Download

USA Volleyball SafeSport
Report Abuse

Reporting Abuse

USA Volleyball requires reporting of sexual misconduct by any member and strongly encourages reporting of any concerns relating to safe sport. USA Volleyball appreciates your willingness to report inappropriate behavior. Call 1-855-306-7775 or complete the form below to report abuse. By submitting the form below, you are giving permission to USA Volleyball's SafeSport Program staff to contact you.

Out of respect for the importance of this issue and to encourage honest and effective reporting, knowingly making a false or vindictive report will not be tolerated and may be a violation of USA Volleyball's Code of Conduct.

Call 1-855-306-7775 or complete the form below to report abuse

Report Abuse Form

1. Person Being Reported

Provide as much information as possible about the person you are reporting.

First Name:*

Last Name:*

Age or Approximate Age:

Gender:

Club Affiliation (or none):*

Position(s) this individual holds or held:*

2. Alleged Offense Information

Provide as much specific information as you are able.

Type of Offense (select all that apply):*

Location that the incident(s) took place. Enter unknown or city, state, specific location:*

Date(s) of Alleged Offense:

Description of Alleged Offense (include as much detail as possible):*

Knowledge of victim(s) involved in the alleged offense:

3. Victim or Victims

If you are the victim and wish to remain anonymous, you may do so. In that case, please enter your name as Anonymous. You may also be unaware of who the victim is. In that case, please enter Unknown.

First Name:*

Last Name:*

Age or Approximate Age:

Gender:

Club Affiliation (or none):

Additional Information:

4. Additional Victims

Fill this section out if additional victims are involved.

First Name:

Last Name:

Age or Approximate Age:

Gender:

Club Affiliation (or none):

Additional Information:

5. Individual(s) Who May Have Additional Information

List anyone who may be able to provide additional information regarding the alleged offense. We will not identify you when we contact these individuals.

First Name:

Last Name:

Phone(include area code):

E-mail Address:

Club Affiliation (or none):

First Name:

Last Name:

Phone(include area code):

E-mail Address:

Club Affiliation (or none):

6. Report Submitted By

You may remain anonymous if you wish. However, providing your information is vastly helpful to a swift and effective investigation. All reports are kept strictly confidential by Safe Sport Program staff. A person reporting alleged misconduct should not fear any retribution and/or consequence when filing a report he/she believes is true. Retaliation of a report made in good faith is a violation of the USA Volleyball Code of Conduct.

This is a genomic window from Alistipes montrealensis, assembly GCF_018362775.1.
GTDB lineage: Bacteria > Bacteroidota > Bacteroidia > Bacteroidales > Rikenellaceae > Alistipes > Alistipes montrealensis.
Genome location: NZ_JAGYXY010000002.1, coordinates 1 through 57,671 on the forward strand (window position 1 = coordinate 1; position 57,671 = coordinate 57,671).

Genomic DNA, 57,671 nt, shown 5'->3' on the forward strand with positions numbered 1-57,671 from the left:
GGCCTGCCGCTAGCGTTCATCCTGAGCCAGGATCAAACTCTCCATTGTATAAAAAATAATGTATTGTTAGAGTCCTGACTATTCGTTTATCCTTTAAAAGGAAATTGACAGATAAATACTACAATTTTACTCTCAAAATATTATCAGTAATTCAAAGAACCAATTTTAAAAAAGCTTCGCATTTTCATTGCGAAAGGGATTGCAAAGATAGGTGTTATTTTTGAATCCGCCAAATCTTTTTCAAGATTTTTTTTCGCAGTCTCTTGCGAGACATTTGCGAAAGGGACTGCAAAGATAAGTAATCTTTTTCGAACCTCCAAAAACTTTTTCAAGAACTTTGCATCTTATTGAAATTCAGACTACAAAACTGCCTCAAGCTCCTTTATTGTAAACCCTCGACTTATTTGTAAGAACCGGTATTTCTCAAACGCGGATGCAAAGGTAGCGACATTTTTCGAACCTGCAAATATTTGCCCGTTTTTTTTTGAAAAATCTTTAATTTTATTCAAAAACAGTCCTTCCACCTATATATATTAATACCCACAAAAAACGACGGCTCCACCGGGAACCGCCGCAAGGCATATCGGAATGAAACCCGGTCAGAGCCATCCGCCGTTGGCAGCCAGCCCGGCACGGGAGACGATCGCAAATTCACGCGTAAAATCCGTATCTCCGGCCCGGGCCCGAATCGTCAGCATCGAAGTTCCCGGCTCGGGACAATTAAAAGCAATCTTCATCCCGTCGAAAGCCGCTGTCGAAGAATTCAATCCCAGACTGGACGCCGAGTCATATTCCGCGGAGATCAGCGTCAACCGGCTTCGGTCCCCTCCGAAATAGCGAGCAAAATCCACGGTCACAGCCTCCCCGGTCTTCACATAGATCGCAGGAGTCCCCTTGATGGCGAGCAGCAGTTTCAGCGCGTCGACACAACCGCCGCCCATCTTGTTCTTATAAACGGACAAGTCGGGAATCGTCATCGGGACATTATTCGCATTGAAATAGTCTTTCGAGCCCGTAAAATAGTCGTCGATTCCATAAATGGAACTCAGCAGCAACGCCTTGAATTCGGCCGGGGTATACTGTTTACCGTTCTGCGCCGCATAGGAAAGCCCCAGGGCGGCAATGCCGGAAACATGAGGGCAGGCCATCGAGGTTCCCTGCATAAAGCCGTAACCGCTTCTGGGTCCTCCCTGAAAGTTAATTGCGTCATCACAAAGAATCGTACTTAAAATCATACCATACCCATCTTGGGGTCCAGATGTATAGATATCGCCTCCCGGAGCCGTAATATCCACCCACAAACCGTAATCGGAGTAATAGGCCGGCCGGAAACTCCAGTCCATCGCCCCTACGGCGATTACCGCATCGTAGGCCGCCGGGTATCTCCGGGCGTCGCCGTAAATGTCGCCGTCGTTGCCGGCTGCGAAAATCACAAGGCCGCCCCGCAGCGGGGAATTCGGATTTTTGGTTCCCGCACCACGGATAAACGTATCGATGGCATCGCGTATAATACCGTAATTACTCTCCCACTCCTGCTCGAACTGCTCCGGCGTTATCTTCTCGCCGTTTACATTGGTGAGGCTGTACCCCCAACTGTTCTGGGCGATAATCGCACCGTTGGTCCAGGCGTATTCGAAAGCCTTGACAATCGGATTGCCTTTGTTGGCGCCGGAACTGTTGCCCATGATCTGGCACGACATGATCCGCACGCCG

First Name:*

Last Name:*

Phone(include area code):

E-mail Address:*

USA Volleyball Member:

Region:

Relationship to victim (if any):*

7. Other Information

Enter any other information that you feel would be helpful to an investigation of the alleged offense you have reported.

Other Information:

SafeSport Training Course

To Complete the SafeSport Training:

  1. Follow the link below to the Team USA Prep Center
  2. Click STORE
  3. Choose SafeSport Training
  4. Click ADD TO BAG
  5. Click CHECKOUT (there is no charge)
  6. Follow the on-screen instructions for registering and completing the training. If you have never created a log in for this site click REGISTER
  7. If registering for the first time, be sure to “+Add Membership” and select USA Volleyball and enter your current USAV Membership Number. (NOTE: If you don’t have your Membership Number, you may enter “official, coach, chaperone or your role”)

It may take 2-3 business days for the completion of the SafeSport certification to be updated in your Webpoint record. You may want to print out your certification at the completion of the course and present it to you regional office or tournament director as proof of completion.

Please note that in order to receive certification in Webpoint, you must complete the full SafeSport Training Course. The SafeSport Parent and SafeSport Refresher courses will not be accepted for certification.

Take Training Course